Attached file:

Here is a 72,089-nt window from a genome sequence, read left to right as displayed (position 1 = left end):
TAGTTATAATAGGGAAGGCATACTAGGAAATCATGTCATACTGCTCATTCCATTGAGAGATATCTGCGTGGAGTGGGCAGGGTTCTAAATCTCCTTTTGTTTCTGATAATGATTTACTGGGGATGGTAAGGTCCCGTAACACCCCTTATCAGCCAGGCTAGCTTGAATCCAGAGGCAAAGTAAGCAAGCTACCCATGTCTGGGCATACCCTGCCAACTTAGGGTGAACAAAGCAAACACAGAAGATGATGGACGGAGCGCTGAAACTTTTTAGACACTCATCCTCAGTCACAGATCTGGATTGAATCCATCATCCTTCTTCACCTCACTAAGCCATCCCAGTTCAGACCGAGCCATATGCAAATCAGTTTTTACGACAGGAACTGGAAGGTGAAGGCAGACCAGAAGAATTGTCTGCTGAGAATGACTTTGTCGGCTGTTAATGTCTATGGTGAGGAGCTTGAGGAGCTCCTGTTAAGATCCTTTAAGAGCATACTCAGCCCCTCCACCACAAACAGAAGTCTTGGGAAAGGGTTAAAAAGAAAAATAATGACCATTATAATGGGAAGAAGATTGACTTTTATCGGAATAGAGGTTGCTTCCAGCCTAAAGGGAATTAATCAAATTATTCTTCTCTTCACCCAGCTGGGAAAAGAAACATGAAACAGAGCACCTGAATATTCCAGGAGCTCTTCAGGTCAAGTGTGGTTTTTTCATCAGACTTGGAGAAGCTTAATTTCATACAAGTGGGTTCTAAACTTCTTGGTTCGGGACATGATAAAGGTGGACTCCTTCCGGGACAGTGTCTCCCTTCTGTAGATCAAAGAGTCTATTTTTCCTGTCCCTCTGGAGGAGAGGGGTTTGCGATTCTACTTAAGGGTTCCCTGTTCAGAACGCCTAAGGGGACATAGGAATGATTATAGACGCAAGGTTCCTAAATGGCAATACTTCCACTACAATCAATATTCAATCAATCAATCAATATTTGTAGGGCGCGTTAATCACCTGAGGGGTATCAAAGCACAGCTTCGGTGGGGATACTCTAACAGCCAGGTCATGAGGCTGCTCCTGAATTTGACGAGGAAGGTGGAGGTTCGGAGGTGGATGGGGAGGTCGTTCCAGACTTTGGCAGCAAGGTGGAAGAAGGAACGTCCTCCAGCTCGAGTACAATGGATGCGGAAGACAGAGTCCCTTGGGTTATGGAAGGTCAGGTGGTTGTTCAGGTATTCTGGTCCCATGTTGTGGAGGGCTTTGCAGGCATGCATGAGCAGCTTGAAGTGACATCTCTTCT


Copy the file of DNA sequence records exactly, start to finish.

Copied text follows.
Here is a 72,089-nt window from a genome sequence, read left to right as displayed (position 1 = left end):
TAGTTATAATAGGGAAGGCATACTAGGAAATCATGTCATACTGCTCATTCCATTGAGAGATATCTGCGTGGAGTGGGCAGGGTTCTAAATCTCCTTTTGTTTCTGATAATGATTTACTGGGGATGGTAAGGTCCCGTAACACCCCTTATCAGCCAGGCTAGCTTGAATCCAGAGGCAAAGTAAGCAAGCTACCCATGTCTGGGCATACCCTGCCAACTTAGGGTGAACAAAGCAAACACAGAAGATGATGGACGGAGCGCTGAAACTTTTTAGACACTCATCCTCAGTCACAGATCTGGATTGAATCCATCATCCTTCTTCACCTCACTAAGCCATCCCAGTTCAGACCGAGCCATATGCAAATCAGTTTTTACGACAGGAACTGGAAGGTGAAGGCAGACCAGAAGAATTGTCTGCTGAGAATGACTTTGTCGGCTGTTAATGTCTATGGTGAGGAGCTTGAGGAGCTCCTGTTAAGATCCTTTAAGAGCATACTCAGCCCCTCCACCACAAACAGAAGTCTTGGGAAAGGGTTAAAAAGAAAAATAATGACCATTATAATGGGAAGAAGATTGACTTTTATCGGAATAGAGGTTGCTTCCAGCCTAAAGGGAATTAATCAAATTATTCTTCTCTTCACCCAGCTGGGAAAAGAAACATGAAACAGAGCACCTGAATATTCCAGGAGCTCTTCAGGTCAAGTGTGGTTTTTTCATCAGACTTGGAGAAGCTTAATTTCATACAAGTGGGTTCTAAACTTCTTGGTTCGGGACATGATAAAGGTGGACTCCTTCCGGGACAGTGTCTCCCTTCTGTAGATCAAAGAGTCTATTTTTCCTGTCCCTCTGGAGGAGAGGGGTTTGCGATTCTACTTAAGGGTTCCCTGTTCAGAACGCCTAAGGGGACATAGGAATGATTATAGACGCAAGGTTCCTAAATGGCAATACTTCCACTACAATCAATATTCAATCAATCAATCAATATTTGTAGGGCGCGTTAATCACCTGAGGGGTATCAAAGCACAGCTTCGGTGGGGATACTCTAACAGCCAGGTCATGAGGCTGCTCCTGAATTTGACGAGGAAGGTGGAGGTTCGGAGGTGGATGGGGAGGTCGTTCCAGACTTTGGCAGCAAGGTGGAAGAAGGAACGTCCTCCAGCTCGAGTACAATGGATGCGGAAGACAGAGTCCCTTGGGTTATGGAAGGTCAGGTGGTTGTTCAGGTATTCTGGTCCCATGTTGTGGAGGGCTTTGCAGGCATGCATGAGCAGCTTGAAGTGACATCTCTTCT